Humans have tried to figure out what formed the landscape of the earth for thousands of years. How were mountains created? Where did lakes and rivers come from? What lies under the surface of the earth? And one concept that greatly aided the scientific advance of the earth sciences was that of geological cycles. Once scientists understood that many geological actions are cyclic, the scientific knowledge of the earth exploded. These ideas are central to the nature of the earth sciences, and appreciating how scientists arrived at these ideas is essential for understanding the nature of the earth sciences.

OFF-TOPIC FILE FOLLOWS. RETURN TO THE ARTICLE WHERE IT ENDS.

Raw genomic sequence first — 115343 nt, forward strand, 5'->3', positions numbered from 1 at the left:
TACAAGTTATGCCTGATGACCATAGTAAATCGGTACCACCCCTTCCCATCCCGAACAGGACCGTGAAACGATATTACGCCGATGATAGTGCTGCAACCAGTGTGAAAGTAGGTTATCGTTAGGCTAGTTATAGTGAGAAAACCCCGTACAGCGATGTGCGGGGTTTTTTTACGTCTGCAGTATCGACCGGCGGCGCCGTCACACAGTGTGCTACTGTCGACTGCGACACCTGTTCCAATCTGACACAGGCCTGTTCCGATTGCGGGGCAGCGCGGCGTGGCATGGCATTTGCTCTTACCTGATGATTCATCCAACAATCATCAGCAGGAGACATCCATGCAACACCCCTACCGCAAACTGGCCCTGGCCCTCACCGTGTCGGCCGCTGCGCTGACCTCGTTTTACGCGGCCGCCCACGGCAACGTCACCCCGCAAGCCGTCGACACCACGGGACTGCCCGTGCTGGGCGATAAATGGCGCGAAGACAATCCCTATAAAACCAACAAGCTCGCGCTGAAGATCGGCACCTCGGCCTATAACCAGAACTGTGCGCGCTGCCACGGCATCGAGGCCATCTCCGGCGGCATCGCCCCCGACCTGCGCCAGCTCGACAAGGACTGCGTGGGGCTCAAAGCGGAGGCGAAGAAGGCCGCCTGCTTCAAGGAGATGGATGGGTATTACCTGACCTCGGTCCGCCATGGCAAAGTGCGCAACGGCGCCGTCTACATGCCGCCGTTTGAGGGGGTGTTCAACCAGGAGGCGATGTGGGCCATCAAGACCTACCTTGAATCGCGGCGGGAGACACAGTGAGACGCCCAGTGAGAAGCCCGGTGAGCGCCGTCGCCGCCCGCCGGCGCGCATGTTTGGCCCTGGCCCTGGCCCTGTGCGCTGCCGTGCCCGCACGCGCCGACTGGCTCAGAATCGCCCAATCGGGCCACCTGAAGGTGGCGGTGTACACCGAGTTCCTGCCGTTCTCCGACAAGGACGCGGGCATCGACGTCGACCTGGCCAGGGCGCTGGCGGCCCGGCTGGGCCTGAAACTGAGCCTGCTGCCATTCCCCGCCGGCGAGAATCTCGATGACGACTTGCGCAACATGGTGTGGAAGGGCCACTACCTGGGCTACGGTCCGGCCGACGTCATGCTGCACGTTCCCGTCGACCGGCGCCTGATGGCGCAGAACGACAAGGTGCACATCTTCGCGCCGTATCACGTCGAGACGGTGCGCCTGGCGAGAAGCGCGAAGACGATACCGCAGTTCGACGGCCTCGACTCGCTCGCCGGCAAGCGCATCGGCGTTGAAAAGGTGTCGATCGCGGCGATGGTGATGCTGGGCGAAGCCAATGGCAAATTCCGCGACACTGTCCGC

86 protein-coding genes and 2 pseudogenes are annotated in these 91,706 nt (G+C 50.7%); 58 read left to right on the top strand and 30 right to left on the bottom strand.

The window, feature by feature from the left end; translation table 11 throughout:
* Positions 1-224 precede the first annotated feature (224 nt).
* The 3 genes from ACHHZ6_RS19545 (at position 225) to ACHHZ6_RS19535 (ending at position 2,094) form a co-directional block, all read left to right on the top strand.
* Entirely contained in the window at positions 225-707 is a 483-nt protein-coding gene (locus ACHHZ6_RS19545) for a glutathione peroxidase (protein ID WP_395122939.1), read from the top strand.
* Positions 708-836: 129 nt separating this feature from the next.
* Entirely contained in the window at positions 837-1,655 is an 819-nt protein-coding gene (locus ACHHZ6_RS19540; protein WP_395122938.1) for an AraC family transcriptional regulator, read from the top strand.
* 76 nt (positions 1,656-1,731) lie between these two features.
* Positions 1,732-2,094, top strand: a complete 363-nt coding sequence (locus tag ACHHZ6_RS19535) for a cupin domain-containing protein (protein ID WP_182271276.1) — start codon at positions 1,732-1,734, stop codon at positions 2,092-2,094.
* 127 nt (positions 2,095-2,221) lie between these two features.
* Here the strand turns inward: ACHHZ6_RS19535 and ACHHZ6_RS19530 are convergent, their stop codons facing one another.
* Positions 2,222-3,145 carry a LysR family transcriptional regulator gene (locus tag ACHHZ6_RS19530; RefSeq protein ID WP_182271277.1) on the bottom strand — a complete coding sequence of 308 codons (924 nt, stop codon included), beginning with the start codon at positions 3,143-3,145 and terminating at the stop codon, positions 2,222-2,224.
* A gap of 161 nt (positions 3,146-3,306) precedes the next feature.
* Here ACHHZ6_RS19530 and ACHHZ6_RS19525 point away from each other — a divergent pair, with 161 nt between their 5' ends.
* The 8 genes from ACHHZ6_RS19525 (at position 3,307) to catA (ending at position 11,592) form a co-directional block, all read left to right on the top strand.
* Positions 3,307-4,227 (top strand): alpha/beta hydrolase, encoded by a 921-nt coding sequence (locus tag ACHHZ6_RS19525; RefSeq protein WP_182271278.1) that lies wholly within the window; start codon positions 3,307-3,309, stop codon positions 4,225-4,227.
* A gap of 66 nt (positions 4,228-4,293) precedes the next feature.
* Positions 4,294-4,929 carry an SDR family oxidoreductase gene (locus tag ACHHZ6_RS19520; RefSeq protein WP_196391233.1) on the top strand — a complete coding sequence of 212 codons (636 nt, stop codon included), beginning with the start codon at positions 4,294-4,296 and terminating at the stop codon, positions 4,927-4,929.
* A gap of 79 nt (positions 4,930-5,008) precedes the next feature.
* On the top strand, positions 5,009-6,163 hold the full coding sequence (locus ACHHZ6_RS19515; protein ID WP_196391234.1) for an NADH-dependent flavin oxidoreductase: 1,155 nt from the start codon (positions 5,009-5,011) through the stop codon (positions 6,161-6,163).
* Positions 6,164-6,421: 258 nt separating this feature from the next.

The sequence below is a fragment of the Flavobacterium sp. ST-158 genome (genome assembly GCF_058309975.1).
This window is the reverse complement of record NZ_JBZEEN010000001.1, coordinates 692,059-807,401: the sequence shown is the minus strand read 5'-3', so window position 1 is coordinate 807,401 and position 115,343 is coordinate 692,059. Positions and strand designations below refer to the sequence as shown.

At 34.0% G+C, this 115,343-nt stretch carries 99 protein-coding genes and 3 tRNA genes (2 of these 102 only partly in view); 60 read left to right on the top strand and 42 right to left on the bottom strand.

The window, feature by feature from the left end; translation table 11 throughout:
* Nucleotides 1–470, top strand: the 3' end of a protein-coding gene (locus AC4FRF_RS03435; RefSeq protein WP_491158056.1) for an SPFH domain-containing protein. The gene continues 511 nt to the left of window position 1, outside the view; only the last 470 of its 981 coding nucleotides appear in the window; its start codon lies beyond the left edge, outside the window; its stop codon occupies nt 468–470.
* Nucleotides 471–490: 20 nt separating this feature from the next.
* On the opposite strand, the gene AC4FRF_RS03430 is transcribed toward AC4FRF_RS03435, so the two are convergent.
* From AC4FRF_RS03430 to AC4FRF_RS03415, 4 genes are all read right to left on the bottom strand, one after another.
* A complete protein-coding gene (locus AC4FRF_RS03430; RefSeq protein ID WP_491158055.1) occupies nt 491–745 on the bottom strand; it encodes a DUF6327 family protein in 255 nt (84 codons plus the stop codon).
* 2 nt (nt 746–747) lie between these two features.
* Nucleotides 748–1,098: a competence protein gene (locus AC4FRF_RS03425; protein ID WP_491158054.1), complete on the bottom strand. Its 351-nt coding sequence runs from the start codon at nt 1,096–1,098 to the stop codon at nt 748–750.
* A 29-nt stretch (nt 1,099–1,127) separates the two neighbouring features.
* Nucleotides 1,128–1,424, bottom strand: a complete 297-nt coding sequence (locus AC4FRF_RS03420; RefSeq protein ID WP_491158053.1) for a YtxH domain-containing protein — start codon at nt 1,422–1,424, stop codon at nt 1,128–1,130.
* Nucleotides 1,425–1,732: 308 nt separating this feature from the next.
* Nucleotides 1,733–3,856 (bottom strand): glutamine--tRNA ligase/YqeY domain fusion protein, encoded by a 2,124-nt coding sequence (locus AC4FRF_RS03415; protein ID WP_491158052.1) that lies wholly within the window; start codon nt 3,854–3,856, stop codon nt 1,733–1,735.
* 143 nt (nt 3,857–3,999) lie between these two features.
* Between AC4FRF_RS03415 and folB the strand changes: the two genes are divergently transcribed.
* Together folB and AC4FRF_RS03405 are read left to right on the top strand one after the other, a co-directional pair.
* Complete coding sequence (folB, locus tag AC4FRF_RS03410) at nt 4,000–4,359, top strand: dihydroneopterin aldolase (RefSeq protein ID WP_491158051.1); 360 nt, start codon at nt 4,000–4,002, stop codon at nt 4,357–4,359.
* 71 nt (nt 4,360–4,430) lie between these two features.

David Oldroyd is Honorary Visiting Professor in the School of History and Philosophy of Science at the University of New South Wales and was Secretary-General of the International Commission on the History of Geological Sciences for eight years. A recipient of awards for his historical work from the Geological Society of London, the Geological Society of America, and the Australian Commonwealth, he is the author of numerous articles and several books, including (in the geosciences): The Highlands Controversy: Constructing Geological Knowledge through Fieldwork in Nineteenth-century Britain, Sciences of the Earth: Studies in the History of Mineralogy and Geology, Thinking about the Earth: A History of Ideas in Geology, Earth, Water, Ice and Fire: Two Hundred Years of Geological Research in the English Lake District, and (with Jan Kozak and Victor Moreira) The Iconography of the Lisbon Earthquake.